Many factors can impact your ultimate premium cost when purchasing Auto Insurance. You must understand the factors utilized so that you can effectively work with your Insurance Agent to develop a well balanced plan that provides the coverage you need without breaking the bank.
(1) How is Your Insurance Rate Determined?
Two primary categories determine what you pay for auto insurance. The first factor is underwriting and the second factor is rating. Insurance companies underwrite to assess the risk associated with an applicant, group the applicant with other similar risks and decide if the company will accept the application. Based on the results of the underwriting process, the rating assigns a price based on what the insurer believes it will cost to assume the financial responsibility for the applicant’s potential claim.
Each company adopts its own rating system, although there are general guidelines that all companies follow.
The single greatest influence on the rating process is claim frequency. This does not mean how many times you specifically have made an insurance claim, although that will have an additional impact. Claim frequency measures how often an insured event occurs within a group relative to the number of policies contained in that group. Persons sharing characteristics with high claims groups will be charged more for insurance coverage, statistically speaking.
Specific Factors that Affect Your Rate
- Your driving record – drivers with previous violations or accidents are considered to be higher risk relative to their claim and violation-free counterparts
- Your geographic territory – urban areas have more claims than rural areas
- Your gender and age – males have more accidents; certain age groups have more claims
- Your marital status – married people show lower rates of claims
- Prior insurance coverage – if you have been cancelled for non-payment of premiums
- Vehicle use – higher annual mileage results in higher exposure to risk
- Make and model of your vehicle – luxury and high performance vehicles have a higher number of claims
(2) Ask Your Agent About Discounts
Discounts are awarded because the insurance company sees you as a “better risk.” Here are some discounts you should look for: multiple vehicles, driver education courses, good student, safety devices, anti-theft devices, low mileage, good driver/renewal, auto/home package and dividends. Not all states offer all discounts, so check with your agent to see if you qualify.
(3) Choose Optional Coverage Wisely
The most commonly recognized coverages, in addition to the basic liability package, are collision and comprehensive coverages. Collision coverage pays for physical damage to your car as a result of your auto colliding with an object such as a tree or another car. This is relatively expensive coverage and is not required by law. Comprehensive coverage pays for damage to your auto from almost all other causes, including fire, severe weather, vandalism, floods and theft. This coverage will also cover broken glass and windshield damage. Comprehensive coverage is less expensive than collision, but is also optional. Other optional coverages include medical payments coverage, rental reimbursement coverage and towing and labor coverage.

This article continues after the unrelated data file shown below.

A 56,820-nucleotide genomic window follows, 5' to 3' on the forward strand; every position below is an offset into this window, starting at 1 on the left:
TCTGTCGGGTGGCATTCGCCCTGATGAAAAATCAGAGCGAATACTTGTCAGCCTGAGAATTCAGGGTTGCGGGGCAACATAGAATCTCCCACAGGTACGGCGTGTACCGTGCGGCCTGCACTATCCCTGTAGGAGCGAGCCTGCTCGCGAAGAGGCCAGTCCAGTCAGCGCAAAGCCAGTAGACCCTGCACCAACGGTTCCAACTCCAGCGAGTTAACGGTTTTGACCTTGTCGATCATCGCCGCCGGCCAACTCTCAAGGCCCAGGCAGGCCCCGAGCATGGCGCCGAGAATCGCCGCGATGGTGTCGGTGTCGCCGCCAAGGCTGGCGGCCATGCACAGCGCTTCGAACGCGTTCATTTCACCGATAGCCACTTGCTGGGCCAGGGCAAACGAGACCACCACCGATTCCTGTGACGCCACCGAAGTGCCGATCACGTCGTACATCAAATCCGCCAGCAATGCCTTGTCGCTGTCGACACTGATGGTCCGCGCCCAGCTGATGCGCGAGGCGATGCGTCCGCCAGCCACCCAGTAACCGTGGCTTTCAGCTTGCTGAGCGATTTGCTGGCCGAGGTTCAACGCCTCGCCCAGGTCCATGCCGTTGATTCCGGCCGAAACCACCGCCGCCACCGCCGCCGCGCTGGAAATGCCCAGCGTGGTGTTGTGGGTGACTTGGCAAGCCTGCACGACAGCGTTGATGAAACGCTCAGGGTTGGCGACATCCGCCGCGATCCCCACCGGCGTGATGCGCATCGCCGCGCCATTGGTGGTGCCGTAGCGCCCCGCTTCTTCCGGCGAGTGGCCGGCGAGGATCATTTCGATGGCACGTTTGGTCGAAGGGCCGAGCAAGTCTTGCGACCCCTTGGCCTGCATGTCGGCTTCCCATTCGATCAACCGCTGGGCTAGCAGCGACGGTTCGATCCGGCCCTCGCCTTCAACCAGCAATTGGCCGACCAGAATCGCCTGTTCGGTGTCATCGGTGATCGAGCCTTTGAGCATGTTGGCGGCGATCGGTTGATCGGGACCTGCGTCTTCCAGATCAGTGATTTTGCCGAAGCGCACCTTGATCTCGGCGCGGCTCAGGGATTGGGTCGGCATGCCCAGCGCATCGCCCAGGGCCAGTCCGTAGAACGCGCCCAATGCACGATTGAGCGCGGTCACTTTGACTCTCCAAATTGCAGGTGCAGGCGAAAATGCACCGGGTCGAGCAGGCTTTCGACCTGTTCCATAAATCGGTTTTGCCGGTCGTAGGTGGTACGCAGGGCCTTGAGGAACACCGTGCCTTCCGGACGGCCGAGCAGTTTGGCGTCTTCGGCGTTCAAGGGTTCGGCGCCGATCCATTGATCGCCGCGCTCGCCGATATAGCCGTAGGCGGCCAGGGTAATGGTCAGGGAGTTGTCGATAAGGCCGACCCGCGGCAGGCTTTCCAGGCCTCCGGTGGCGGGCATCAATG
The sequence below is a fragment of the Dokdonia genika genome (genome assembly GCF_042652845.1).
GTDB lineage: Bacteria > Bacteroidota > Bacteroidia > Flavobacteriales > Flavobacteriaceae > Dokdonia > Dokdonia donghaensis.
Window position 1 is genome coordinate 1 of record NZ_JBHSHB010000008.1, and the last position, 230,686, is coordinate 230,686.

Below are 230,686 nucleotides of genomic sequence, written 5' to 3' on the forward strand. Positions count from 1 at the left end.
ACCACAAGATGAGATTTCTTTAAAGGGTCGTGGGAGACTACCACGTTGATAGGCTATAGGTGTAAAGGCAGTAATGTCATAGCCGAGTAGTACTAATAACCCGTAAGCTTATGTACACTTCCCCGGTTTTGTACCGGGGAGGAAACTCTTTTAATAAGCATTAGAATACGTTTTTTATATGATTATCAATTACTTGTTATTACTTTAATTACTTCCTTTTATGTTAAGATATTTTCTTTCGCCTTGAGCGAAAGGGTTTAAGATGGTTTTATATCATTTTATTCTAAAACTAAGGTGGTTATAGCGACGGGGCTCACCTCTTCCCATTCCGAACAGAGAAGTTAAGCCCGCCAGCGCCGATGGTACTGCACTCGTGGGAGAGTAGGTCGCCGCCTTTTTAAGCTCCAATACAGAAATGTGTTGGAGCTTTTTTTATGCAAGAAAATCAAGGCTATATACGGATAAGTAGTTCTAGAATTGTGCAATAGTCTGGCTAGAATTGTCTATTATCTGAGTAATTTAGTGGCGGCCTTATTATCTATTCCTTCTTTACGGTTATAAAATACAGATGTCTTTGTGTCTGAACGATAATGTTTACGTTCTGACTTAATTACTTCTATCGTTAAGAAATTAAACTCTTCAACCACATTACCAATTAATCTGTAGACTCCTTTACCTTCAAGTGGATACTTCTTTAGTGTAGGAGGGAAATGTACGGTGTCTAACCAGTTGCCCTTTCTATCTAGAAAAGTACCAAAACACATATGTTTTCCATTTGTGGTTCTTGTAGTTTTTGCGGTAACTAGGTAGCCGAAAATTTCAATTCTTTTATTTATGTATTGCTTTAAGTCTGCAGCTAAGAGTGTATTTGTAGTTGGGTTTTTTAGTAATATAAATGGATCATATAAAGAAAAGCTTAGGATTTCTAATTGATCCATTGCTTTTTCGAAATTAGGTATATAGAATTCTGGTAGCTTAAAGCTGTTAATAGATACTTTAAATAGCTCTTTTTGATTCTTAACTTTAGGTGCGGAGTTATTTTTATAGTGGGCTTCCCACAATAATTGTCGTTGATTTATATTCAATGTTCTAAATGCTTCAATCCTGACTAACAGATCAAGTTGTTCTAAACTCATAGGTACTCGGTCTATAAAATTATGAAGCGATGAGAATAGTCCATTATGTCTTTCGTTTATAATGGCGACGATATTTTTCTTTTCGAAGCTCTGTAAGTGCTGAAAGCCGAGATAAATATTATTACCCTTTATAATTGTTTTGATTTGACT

(4) Choosing Appropriate Coverage Based on Your Circumstances
Financed and Newer Vehicles: Most Vehicle loan providers require that you carry Full Coverage, more specifically, Collision and Comprehensive Coverage with maximum deductibles of $1000 or less. Additionally, they may require Minimum Limits of Liability to protect the Asset while still under loan. GAP Insurance should be utilized to cover any potential difference between a total loss valuation by your insurance company (what they would payout for a potential total loss (See www.kbb.com for reference) and what is owed on the loan to prevent additional out-of-pocket expenses beyond your deductible and any applicable depreciation. As you pay down the loan and your loan balance is significantly less than the value of the vehicle, you may drop GAP coverage as you have mitigated the exposure at that point.
Non-Financed and Aging Vehicles: For “free and clear” and older vehicles, it may be more appropriate to carry Liability Only with Uninsured/Underinsured Property Damage (Ohio). Ohioans can elect to carry Uninsured/Underinsured Property Damage when no Collision or Comprehensive Coverage has been chosen. This coverage only applies to your vehicle in the event of loss due to an uninsured or underinsured motorist. It does NOT cover At-Fault accidents that you the owner have caused. Collision coverage applies to all losses including those caused by the owner and may be preferred even on older vehicles as a result.
*Bonus Tip: Earmark funds equal to your Auto and Home deductibles in your Emergency Fund, Savings, etc…to be allocated as your deductible in the event of a loss. This will allow you to carry higher deductibles and save!